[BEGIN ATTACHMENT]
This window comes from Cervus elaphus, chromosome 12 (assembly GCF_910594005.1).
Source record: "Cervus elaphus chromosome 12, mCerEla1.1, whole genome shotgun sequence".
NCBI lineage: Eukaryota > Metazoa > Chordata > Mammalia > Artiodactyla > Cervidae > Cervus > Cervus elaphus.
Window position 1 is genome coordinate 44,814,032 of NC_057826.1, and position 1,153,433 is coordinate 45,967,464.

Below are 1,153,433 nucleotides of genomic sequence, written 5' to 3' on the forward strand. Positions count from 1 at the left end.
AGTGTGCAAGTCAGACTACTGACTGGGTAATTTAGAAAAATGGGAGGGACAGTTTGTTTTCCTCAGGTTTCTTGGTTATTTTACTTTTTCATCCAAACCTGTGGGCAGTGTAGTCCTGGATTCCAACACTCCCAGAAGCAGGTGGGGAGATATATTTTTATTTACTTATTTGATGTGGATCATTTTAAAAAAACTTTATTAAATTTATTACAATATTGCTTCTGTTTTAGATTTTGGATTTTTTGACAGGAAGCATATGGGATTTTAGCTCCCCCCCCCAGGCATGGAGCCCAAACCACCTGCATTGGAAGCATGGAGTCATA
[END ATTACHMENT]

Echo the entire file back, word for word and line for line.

This window comes from Cervus elaphus, chromosome 12 (assembly GCF_910594005.1).
Source record: "Cervus elaphus chromosome 12, mCerEla1.1, whole genome shotgun sequence".
NCBI lineage: Eukaryota > Metazoa > Chordata > Mammalia > Artiodactyla > Cervidae > Cervus > Cervus elaphus.
Window position 1 is genome coordinate 44,814,032 of NC_057826.1, and position 1,153,433 is coordinate 45,967,464.

Below are 1,153,433 nucleotides of genomic sequence, written 5' to 3' on the forward strand. Positions count from 1 at the left end.
AGTGTGCAAGTCAGACTACTGACTGGGTAATTTAGAAAAATGGGAGGGACAGTTTGTTTTCCTCAGGTTTCTTGGTTATTTTACTTTTTCATCCAAACCTGTGGGCAGTGTAGTCCTGGATTCCAACACTCCCAGAAGCAGGTGGGGAGATATATTTTTATTTACTTATTTGATGTGGATCATTTTAAAAAAACTTTATTAAATTTATTACAATATTGCTTCTGTTTTAGATTTTGGATTTTTTGACAGGAAGCATATGGGATTTTAGCTCCCCCCCCCAGGCATGGAGCCCAAACCACCTGCATTGGAAGCATGGAGTCATA